In second place is Walter Isaacson-Evan Thomas’ The Wise Men: Six Friends and the World they Made. The six are Harriman, Acheson, McCloy, Lovett, Bohlen, and Kennan. They had similar educational backgrounds (Groton, Harvard, Yale, Princeton). Four had successful private sector careers as well as extensive public service. They shaped the post-WWII international scene while serving as counselors and “middle managers” to help set and implement policy for presidents from Roosevelt through Nixon.
My summer plan is to read Andrew Roberts’ Churchill: Walking with Destiny. For relaxation, I read crime and mystery stories, and have been a long-time fan of Michael Connelly.
One non-book recommendation is a show that my wife and I enjoy each night while sheltering at home: A French Village. Its 72 episodes across 7 seasons (one for each year between 1940-1946) tell a story of collaboration and resistance under the WWII Vichy government. It has more than a dozen principal characters facing dilemmas that had me wondering after each show, “what would I have done in that situation?” Interesting and diverse characters, great acting, and multiple story lines made for compelling viewing.
I’ve just started reading a terrific book by Peniel E. Joseph, The Sword and the Shield: The Revolutionary Lives of Malcolm X and Martin Luther King, Jr. This new biography of two of America’s most influential black leaders is a brilliant analysis of their two different leadership styles and is particularly timely with our country’s new focus on addressing racism and its catastrophic effects.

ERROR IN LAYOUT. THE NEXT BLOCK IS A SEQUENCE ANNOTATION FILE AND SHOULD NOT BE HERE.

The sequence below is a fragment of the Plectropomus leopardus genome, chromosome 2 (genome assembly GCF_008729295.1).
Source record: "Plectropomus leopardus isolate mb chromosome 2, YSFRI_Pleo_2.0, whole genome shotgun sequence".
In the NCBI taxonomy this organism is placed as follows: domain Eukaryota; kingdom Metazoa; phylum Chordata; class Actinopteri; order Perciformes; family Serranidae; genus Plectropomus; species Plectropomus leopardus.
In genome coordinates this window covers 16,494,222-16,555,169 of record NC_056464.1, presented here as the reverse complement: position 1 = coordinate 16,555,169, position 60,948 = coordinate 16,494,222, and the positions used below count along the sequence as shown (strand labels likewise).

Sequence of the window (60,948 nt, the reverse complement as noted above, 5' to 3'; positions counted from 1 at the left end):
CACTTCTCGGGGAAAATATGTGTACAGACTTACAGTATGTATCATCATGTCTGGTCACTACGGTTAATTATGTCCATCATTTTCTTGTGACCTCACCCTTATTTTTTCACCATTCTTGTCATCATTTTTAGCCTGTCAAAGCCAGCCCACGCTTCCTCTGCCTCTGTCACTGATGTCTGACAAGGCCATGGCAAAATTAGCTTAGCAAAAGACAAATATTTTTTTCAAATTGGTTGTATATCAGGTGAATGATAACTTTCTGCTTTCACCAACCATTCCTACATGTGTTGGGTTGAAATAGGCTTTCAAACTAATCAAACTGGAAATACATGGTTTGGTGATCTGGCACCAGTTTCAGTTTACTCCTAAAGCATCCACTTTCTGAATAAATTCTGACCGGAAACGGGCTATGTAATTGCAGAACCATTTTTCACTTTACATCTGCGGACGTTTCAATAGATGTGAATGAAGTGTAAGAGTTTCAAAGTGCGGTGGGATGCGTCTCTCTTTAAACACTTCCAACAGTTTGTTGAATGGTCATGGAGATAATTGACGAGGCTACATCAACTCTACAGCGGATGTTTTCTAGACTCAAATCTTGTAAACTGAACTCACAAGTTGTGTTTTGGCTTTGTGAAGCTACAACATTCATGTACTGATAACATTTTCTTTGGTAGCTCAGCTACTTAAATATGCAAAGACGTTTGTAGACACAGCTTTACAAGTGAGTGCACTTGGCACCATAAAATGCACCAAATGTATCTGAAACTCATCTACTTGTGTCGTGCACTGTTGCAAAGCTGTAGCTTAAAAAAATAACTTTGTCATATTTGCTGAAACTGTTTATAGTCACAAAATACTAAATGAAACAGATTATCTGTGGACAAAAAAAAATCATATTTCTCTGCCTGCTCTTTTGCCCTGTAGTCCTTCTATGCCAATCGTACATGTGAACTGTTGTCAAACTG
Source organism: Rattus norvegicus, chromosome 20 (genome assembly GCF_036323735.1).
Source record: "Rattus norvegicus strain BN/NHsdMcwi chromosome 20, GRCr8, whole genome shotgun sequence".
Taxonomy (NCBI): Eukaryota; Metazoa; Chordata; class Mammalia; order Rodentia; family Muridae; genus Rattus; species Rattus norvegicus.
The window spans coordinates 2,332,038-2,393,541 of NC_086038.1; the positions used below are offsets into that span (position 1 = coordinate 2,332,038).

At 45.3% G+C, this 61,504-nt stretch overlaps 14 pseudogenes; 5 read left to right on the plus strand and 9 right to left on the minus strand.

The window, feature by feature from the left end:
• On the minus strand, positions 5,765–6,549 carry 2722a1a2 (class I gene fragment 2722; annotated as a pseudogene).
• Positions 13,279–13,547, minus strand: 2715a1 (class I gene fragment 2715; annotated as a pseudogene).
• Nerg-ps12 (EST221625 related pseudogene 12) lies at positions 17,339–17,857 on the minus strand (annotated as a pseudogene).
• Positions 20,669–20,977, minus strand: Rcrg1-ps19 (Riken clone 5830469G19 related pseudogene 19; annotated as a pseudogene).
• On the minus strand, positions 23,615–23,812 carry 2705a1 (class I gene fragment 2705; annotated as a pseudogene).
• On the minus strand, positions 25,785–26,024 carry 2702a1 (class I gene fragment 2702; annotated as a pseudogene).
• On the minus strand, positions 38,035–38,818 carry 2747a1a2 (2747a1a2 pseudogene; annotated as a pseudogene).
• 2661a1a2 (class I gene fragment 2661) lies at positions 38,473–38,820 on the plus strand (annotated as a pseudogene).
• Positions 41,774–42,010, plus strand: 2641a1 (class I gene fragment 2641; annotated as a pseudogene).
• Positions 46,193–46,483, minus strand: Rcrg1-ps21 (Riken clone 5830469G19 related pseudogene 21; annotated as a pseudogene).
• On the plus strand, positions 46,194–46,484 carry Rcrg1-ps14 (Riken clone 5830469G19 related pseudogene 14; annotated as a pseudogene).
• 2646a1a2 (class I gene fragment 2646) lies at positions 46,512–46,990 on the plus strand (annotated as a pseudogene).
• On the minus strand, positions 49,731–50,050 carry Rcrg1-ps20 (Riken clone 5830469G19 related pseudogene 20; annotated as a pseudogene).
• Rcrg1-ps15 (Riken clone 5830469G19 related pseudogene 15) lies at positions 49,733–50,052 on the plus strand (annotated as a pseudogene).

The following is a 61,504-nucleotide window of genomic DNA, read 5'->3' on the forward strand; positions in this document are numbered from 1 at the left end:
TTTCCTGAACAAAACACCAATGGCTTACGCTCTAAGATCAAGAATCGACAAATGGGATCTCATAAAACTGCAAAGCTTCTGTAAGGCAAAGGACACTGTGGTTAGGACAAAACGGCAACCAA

I have just begun Deaths of Despair and the Future of Capitalism by Anne Case and Nobel Prize-winner Angus Deaton. This book represents a well- crafted effort of social science research applied to the urgent matters of life and death that we find ourselves in the midst of. I used Deaton’s work on money as an important part of my Leadership and Happiness course and look forward to catching up with his newest efforts.
My extended family has agreed to share The World: A Brief Introduction, by Richard Haas, in a group discussion as part of an effort to ensure that we are able to establish a platform of global literacy that generally does not come in our basic educations.
Two of my books during the “summer of COVID” have been a deep case study into perhaps history’s greatest leader in crisis, The Splendid and the Vile: A Saga of Churchill, Family, and Defiance During the Blitz by Erik Larson as well as Ryan Holiday’s instant classic The Obstacle is the Way. I have also been ramping up my anti-racist readings, devouring White Fragility: Why It’s So Hard for White People to Talk About Racism by Robin DiAngelo and Ibram Kendi’s How to Be An Anti-Racist. I’ve been keen to re-read The Autobiography of Malcolm X by Alex Haley and Malcom X, but can’t seem to find my copy as I think I lent it to my son just before he left for his gap year.
(Reprinted with permission from the Harvard Gazette.)